In terms of available cash, Kauffman also shows that women start businesses with about half as much capital, compared to men. The barrier increases when we look at venture capital specifically—meaning investment in the early stages of the business. When looking at venture capital funds, Fortune found that in 2016 just over 2% of the total was invested in women-led companies.
Several pieces of research show that there are conscious and unconscious biases that influence how entrepreneurs are evaluated—corroborating stereotypes that influence fundraising results. A study that analyzed conversations between VCs, for example, reported that in its observations of governmental VC decision-making in 2009 and 2010, women received, on average, only 25% of the required amount, while men received, on average, 52%. Another study showed that 66% of women founders were asked prevention-oriented questions, which focused on safety, responsibility, security, and vigilance, while 67% of male founders were asked promotion-oriented questions that focused on hopes, achievements, advancement, and ideals.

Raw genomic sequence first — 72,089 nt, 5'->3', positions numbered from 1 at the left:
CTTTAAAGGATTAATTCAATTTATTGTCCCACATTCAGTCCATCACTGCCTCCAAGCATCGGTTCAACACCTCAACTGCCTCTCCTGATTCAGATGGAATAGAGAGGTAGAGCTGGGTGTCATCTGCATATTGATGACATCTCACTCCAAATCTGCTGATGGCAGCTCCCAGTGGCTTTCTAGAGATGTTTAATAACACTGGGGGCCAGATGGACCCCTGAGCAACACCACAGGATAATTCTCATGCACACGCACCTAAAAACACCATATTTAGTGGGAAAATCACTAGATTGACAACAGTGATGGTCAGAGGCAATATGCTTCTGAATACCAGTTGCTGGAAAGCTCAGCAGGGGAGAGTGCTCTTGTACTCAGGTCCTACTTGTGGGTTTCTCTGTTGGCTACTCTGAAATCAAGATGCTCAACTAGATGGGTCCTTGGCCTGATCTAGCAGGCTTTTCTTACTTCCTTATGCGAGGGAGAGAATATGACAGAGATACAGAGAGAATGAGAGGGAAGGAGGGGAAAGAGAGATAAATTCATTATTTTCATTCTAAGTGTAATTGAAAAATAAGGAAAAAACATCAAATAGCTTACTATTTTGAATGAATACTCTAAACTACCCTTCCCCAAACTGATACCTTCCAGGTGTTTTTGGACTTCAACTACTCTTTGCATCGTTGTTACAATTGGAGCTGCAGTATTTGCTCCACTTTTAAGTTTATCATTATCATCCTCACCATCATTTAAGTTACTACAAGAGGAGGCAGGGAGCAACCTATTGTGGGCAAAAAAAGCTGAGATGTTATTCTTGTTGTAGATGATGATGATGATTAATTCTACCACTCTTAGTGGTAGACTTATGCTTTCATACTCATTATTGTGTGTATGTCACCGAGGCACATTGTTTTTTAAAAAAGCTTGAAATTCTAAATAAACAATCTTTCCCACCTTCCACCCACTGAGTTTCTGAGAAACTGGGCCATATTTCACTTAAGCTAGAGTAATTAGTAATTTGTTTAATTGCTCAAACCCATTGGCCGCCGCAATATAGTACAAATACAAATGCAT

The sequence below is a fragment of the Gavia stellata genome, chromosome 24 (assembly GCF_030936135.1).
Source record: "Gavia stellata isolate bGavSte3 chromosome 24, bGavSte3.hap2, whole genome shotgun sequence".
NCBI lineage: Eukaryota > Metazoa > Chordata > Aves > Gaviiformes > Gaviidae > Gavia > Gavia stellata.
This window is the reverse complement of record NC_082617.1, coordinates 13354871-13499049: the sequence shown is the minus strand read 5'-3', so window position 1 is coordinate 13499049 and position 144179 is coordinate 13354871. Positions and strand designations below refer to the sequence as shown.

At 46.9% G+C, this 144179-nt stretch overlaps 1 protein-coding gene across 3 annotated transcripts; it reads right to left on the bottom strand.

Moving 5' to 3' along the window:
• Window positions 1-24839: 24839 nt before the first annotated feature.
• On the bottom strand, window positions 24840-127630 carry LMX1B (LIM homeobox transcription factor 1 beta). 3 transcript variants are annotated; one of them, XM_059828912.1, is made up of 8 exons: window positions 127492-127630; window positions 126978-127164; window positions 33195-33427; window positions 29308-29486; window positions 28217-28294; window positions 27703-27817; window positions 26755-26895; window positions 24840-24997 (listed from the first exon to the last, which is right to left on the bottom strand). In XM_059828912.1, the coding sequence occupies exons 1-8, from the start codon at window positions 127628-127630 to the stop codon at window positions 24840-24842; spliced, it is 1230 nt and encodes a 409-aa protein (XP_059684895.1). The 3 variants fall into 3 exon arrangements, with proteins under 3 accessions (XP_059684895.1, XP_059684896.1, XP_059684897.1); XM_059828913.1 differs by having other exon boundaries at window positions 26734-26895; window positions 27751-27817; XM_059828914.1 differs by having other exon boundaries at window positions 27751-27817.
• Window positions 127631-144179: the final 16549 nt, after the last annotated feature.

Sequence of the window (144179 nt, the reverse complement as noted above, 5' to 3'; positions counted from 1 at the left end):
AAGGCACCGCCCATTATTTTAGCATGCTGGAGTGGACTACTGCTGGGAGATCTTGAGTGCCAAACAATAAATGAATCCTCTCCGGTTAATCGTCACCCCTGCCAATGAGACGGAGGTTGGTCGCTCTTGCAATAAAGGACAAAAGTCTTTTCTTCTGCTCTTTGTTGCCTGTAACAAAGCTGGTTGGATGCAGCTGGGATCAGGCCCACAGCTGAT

If the challenges we see here continue at the same rate, it would take years to achieve equal opportunity and access in entrepreneurship, so we must ask ourselves: What can we do to accelerate this change today?
How to Accelerate the Inclusion of Women
There are many reasons to talk about gender diversity in the startup ecosystem. First Round, a VC focused on seed investment, shows that portfolio investments in startups with at least one woman founder performed 63% better than investments in exclusively male teams.
By looking closely at the challenges women face, we can conclude that letting things go the way they have always gone is not an option if we want women to grow to their full potential and bring returns to investors and society as a whole. Below are a few ways to accelerate the process:
- Recognizing and deconstructing selection biases. Looking for proactive ways to increase the pipeline of founders so that investment funds evaluate women-led businesses in a fair way.